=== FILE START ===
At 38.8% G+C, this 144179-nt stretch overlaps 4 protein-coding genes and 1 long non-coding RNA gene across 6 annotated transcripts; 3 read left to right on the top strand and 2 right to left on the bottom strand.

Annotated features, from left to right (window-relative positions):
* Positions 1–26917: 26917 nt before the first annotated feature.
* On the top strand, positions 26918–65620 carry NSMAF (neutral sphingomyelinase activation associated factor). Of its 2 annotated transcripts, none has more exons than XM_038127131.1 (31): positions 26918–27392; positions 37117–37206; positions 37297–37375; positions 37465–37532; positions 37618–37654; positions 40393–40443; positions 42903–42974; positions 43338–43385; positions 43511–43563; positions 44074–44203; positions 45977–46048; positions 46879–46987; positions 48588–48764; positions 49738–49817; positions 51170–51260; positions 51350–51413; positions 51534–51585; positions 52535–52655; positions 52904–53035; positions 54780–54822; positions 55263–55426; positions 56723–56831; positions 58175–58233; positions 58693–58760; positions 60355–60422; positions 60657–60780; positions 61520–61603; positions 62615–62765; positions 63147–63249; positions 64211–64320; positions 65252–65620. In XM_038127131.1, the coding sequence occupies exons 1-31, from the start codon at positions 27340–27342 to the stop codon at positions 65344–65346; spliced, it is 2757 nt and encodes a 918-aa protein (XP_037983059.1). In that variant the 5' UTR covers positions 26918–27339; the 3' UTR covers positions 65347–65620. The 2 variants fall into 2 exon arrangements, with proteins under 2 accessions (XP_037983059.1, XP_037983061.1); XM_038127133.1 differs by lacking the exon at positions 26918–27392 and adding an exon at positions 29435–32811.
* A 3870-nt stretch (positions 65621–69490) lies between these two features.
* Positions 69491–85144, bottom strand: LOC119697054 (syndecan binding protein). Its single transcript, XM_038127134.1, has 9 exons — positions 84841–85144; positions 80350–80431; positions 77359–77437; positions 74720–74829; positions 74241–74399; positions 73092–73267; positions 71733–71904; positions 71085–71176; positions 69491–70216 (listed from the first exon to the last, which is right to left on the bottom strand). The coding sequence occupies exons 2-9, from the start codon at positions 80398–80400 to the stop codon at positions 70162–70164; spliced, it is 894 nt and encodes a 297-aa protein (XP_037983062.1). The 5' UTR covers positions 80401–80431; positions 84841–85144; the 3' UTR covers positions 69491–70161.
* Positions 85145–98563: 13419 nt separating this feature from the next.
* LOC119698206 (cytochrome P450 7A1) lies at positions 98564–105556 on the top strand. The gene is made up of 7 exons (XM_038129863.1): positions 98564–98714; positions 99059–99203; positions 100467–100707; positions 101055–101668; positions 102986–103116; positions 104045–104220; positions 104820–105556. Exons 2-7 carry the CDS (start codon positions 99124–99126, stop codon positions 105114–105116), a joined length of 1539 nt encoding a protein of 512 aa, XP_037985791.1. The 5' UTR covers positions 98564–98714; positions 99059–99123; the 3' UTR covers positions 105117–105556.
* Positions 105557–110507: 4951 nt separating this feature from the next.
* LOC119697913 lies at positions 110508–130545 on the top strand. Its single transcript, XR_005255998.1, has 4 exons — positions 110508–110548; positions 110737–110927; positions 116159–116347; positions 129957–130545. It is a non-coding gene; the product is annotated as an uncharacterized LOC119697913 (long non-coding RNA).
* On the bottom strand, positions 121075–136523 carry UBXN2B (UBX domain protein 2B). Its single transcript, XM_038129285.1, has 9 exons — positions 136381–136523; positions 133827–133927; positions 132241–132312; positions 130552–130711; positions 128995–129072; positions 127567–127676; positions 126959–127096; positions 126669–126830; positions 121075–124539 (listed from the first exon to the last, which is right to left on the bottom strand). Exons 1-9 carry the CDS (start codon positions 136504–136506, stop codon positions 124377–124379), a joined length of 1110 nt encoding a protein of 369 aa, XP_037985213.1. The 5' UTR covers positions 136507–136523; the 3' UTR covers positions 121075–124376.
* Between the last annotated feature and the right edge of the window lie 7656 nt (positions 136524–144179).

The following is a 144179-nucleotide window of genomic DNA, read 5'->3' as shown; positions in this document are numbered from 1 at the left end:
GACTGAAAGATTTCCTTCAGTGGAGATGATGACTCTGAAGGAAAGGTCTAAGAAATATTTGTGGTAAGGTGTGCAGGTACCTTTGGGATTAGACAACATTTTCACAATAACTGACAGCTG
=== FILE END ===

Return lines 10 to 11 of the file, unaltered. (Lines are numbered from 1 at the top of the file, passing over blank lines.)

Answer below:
* LOC119697913 lies at positions 110508–130545 on the top strand. Its single transcript, XR_005255998.1, has 4 exons — positions 110508–110548; positions 110737–110927; positions 116159–116347; positions 129957–130545. It is a non-coding gene; the product is annotated as an uncharacterized LOC119697913 (long non-coding RNA).
* On the bottom strand, positions 121075–136523 carry UBXN2B (UBX domain protein 2B). Its single transcript, XM_038129285.1, has 9 exons — positions 136381–136523; positions 133827–133927; positions 132241–132312; positions 130552–130711; positions 128995–129072; positions 127567–127676; positions 126959–127096; positions 126669–126830; positions 121075–124539 (listed from the first exon to the last, which is right to left on the bottom strand). Exons 1-9 carry the CDS (start codon positions 136504–136506, stop codon positions 124377–124379), a joined length of 1110 nt encoding a protein of 369 aa, XP_037985213.1. The 5' UTR covers positions 136507–136523; the 3' UTR covers positions 121075–124376.